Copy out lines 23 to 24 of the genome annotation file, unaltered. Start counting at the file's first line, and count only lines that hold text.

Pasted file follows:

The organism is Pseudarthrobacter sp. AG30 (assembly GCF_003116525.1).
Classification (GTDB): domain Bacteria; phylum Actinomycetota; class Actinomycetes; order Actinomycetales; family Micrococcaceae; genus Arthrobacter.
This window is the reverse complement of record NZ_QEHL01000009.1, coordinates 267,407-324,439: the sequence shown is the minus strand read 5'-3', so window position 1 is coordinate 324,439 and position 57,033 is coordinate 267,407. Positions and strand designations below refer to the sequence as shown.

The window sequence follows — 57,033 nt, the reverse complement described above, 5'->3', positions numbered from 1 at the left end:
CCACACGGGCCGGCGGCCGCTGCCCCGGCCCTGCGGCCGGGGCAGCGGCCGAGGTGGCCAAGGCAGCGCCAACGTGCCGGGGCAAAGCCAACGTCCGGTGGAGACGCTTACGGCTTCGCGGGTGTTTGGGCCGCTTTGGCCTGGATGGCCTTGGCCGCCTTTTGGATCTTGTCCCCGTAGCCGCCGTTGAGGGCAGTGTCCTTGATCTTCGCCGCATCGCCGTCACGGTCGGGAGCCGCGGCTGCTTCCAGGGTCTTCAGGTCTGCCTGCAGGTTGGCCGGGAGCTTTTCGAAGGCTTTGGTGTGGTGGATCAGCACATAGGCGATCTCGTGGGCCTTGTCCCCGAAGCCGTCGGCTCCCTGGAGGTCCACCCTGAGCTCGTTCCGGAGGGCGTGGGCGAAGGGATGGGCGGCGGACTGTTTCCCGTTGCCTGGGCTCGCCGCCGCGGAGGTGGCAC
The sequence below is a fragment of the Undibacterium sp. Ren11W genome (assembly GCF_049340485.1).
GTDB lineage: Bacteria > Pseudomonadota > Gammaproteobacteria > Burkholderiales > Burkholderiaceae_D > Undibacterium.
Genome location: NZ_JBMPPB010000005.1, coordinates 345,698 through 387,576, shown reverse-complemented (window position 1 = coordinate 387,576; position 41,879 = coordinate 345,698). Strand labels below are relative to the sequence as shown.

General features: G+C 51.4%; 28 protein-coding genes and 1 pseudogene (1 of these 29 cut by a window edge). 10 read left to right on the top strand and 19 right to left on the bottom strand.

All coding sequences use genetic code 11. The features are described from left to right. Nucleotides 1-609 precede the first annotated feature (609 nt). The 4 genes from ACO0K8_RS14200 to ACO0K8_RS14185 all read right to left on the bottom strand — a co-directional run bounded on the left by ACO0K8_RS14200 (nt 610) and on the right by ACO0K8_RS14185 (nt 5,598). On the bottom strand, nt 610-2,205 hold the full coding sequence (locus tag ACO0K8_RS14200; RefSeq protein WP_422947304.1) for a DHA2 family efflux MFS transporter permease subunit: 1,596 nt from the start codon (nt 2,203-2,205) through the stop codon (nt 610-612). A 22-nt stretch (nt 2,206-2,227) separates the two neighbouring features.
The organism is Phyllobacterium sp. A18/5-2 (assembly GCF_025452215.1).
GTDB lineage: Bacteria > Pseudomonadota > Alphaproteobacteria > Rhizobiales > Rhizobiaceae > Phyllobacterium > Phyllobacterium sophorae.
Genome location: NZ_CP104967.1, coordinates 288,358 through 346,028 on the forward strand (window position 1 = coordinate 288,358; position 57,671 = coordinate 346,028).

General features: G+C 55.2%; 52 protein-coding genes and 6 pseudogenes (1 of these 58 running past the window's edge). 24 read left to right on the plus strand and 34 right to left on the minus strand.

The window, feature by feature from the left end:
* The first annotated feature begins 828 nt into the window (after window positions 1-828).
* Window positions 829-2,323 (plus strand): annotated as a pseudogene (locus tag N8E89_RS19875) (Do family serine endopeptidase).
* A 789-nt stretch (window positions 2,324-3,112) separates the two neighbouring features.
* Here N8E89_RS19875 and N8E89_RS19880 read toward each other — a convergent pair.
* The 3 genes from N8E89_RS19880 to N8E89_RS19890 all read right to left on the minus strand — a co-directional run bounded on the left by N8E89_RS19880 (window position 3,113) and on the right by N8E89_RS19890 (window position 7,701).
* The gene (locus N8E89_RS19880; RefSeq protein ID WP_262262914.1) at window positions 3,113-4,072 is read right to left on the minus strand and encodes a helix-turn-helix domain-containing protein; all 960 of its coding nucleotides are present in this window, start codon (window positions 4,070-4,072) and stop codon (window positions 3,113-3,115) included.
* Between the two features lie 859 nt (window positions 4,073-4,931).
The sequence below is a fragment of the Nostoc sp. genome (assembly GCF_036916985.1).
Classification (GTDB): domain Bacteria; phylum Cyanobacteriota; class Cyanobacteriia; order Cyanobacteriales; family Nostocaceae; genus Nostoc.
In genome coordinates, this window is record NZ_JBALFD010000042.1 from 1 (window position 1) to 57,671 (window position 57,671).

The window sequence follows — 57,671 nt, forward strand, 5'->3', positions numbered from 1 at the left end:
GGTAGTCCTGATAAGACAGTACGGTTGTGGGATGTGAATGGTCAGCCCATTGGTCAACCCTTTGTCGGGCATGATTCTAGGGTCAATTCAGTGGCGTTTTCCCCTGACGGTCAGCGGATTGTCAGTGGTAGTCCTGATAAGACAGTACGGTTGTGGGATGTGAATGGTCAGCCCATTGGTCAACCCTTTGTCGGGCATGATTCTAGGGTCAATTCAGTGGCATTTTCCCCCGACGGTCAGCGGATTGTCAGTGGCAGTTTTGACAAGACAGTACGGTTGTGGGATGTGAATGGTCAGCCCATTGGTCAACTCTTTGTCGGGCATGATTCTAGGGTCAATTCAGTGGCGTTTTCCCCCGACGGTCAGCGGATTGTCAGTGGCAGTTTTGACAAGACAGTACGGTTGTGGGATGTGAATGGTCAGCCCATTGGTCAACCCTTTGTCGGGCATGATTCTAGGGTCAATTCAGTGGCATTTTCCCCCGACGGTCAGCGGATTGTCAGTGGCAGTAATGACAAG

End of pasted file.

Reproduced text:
The sequence below is a fragment of the Nostoc sp. genome (assembly GCF_036916985.1).
Classification (GTDB): domain Bacteria; phylum Cyanobacteriota; class Cyanobacteriia; order Cyanobacteriales; family Nostocaceae; genus Nostoc.